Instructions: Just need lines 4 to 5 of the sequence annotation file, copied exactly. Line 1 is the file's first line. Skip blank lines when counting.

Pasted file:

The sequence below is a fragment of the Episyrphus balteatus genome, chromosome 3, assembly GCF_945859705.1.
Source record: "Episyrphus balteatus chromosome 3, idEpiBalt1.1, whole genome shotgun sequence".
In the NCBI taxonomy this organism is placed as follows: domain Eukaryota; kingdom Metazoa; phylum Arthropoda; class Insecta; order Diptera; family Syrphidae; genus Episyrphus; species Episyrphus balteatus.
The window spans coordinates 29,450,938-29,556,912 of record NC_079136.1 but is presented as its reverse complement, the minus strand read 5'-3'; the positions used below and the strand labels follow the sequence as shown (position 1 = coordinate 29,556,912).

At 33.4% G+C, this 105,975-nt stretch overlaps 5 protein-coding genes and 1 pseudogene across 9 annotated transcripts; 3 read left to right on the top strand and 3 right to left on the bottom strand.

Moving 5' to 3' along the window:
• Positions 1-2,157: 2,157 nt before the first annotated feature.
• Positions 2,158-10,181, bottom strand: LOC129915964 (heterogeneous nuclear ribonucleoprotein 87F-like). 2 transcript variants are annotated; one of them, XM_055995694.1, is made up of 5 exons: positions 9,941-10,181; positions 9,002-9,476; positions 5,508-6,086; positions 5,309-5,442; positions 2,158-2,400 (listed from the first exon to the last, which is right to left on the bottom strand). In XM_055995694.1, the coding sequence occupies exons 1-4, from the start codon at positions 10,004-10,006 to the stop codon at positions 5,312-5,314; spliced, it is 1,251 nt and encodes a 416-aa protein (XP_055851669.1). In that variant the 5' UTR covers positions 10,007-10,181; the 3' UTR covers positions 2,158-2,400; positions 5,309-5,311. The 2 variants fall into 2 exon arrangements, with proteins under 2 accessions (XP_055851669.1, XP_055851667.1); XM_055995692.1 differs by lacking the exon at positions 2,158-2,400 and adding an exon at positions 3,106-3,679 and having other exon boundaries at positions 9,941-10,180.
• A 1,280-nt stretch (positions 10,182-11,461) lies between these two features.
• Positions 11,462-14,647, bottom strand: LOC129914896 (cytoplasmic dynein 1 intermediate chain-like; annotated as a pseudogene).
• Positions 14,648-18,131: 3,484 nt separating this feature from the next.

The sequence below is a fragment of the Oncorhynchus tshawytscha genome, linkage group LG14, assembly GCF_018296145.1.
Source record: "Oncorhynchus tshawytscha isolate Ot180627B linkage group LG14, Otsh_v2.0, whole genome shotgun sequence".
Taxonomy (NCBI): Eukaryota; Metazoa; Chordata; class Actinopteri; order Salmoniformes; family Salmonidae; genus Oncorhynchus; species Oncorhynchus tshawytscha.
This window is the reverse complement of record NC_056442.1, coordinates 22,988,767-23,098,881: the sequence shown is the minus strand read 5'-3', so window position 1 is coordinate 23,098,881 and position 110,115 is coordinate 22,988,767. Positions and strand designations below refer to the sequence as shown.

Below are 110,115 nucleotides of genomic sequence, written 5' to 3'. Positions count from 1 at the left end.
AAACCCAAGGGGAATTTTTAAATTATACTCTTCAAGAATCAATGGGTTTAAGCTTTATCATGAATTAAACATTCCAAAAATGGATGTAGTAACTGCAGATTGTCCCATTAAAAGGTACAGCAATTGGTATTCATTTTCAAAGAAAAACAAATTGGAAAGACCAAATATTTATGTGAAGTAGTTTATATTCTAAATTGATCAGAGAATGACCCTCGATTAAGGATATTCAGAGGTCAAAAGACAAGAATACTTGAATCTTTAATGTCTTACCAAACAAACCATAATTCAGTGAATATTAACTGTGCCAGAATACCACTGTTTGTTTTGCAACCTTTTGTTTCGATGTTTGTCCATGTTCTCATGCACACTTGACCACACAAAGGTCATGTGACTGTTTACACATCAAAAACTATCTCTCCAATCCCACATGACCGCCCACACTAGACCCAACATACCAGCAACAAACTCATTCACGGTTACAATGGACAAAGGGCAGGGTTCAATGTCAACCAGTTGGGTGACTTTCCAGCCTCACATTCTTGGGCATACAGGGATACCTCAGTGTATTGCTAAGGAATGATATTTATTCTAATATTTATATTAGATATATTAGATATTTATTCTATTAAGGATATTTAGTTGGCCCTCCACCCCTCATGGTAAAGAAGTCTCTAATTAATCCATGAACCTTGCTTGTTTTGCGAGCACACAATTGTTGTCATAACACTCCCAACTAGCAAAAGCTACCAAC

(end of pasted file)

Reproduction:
The window spans coordinates 29,450,938-29,556,912 of record NC_079136.1 but is presented as its reverse complement, the minus strand read 5'-3'; the positions used below and the strand labels follow the sequence as shown (position 1 = coordinate 29,556,912).

At 33.4% G+C, this 105,975-nt stretch overlaps 5 protein-coding genes and 1 pseudogene across 9 annotated transcripts; 3 read left to right on the top strand and 3 right to left on the bottom strand.